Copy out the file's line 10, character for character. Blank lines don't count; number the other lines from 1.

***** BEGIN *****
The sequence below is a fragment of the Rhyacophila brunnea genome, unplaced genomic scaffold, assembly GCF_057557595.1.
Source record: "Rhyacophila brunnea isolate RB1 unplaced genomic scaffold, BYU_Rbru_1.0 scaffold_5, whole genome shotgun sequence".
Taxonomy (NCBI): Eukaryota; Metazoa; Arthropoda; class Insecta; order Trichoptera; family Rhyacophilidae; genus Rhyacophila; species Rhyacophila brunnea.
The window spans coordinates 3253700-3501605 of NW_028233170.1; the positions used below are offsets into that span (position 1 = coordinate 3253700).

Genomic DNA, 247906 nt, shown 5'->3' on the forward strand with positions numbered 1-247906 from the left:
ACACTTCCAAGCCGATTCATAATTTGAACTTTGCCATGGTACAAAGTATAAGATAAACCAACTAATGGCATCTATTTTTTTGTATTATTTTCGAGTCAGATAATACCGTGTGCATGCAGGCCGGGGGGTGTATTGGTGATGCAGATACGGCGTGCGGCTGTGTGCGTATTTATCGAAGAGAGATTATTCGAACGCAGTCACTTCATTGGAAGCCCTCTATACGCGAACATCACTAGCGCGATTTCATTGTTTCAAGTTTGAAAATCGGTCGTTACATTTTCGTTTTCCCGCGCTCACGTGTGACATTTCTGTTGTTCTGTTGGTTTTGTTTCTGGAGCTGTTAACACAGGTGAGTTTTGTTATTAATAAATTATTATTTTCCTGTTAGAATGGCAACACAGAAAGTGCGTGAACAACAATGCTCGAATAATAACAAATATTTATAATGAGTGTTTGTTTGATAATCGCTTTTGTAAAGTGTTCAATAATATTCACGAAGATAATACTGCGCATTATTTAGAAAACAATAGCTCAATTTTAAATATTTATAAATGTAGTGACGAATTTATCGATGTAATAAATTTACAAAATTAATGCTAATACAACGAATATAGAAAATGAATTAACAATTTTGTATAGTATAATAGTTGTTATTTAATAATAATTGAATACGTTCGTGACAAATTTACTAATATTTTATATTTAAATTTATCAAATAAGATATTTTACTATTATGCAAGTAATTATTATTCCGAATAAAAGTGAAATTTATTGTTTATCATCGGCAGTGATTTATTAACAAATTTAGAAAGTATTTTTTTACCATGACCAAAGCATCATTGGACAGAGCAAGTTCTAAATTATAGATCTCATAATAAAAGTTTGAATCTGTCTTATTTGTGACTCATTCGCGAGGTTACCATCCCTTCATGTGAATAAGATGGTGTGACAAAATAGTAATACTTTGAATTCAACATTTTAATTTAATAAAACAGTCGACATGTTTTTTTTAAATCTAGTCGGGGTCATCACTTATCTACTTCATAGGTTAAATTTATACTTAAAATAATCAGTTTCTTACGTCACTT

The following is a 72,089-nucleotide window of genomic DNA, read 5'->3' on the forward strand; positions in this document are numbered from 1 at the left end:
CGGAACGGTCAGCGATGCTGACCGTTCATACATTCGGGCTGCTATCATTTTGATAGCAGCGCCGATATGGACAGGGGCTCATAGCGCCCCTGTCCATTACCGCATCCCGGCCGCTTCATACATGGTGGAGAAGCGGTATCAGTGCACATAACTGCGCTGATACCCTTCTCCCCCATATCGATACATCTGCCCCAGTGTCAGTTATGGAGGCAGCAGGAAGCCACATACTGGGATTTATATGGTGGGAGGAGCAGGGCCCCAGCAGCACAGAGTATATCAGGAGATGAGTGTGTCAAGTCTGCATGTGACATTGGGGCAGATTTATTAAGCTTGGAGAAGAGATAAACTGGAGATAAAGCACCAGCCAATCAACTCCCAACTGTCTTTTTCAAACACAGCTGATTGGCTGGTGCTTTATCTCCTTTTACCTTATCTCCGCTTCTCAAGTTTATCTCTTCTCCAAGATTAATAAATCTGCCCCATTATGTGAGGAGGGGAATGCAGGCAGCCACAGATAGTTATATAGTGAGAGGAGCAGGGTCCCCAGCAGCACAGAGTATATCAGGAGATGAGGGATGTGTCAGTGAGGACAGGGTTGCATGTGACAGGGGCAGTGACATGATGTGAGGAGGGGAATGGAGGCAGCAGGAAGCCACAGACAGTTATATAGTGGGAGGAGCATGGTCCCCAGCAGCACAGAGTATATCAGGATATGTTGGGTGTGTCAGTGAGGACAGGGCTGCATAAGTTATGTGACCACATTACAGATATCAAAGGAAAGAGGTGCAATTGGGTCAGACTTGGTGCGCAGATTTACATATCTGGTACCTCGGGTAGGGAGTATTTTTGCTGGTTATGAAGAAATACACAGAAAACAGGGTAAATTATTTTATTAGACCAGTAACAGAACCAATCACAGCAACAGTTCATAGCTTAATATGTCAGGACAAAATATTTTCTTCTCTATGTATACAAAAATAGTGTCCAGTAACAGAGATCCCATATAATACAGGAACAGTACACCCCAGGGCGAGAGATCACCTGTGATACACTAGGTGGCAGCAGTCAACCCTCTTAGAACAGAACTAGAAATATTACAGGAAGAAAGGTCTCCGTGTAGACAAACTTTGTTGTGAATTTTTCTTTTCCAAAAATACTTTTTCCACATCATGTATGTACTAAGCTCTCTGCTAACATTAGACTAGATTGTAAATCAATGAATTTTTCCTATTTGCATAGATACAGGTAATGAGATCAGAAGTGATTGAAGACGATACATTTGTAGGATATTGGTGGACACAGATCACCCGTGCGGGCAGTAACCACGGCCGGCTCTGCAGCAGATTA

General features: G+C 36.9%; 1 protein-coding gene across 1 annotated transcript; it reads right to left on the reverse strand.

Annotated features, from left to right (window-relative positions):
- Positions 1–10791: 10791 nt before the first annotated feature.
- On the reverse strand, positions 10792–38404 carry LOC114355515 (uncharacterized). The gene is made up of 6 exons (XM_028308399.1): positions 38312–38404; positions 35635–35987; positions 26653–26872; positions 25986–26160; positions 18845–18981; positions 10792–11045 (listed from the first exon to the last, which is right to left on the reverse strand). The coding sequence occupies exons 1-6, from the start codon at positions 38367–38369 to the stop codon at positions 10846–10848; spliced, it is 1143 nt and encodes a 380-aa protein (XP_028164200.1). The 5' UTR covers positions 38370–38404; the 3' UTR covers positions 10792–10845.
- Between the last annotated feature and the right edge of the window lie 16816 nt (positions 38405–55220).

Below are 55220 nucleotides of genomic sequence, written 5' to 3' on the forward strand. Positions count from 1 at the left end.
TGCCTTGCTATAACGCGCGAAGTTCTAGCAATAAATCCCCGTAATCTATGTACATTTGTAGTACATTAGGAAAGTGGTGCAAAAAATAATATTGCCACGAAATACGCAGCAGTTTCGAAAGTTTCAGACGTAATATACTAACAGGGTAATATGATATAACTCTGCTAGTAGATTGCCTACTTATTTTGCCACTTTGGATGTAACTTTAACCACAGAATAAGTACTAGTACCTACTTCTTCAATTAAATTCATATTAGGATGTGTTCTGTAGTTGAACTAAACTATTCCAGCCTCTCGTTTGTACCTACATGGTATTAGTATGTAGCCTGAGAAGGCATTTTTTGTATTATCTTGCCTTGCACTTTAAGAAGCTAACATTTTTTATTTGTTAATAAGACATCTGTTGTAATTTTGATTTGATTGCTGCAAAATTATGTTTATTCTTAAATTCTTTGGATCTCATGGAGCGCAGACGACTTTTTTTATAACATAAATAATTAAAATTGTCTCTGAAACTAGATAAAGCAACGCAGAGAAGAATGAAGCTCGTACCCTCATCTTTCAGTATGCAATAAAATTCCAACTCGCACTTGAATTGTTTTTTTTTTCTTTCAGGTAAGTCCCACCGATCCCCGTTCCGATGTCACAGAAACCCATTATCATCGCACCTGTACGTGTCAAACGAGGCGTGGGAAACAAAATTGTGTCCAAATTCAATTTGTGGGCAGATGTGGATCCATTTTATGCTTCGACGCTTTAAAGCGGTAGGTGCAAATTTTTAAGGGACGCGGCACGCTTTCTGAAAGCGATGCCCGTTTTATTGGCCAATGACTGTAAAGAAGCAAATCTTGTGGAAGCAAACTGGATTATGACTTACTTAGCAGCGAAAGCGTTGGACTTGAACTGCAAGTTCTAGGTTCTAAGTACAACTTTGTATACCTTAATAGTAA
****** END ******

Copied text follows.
Annotated features, from left to right (window-relative positions):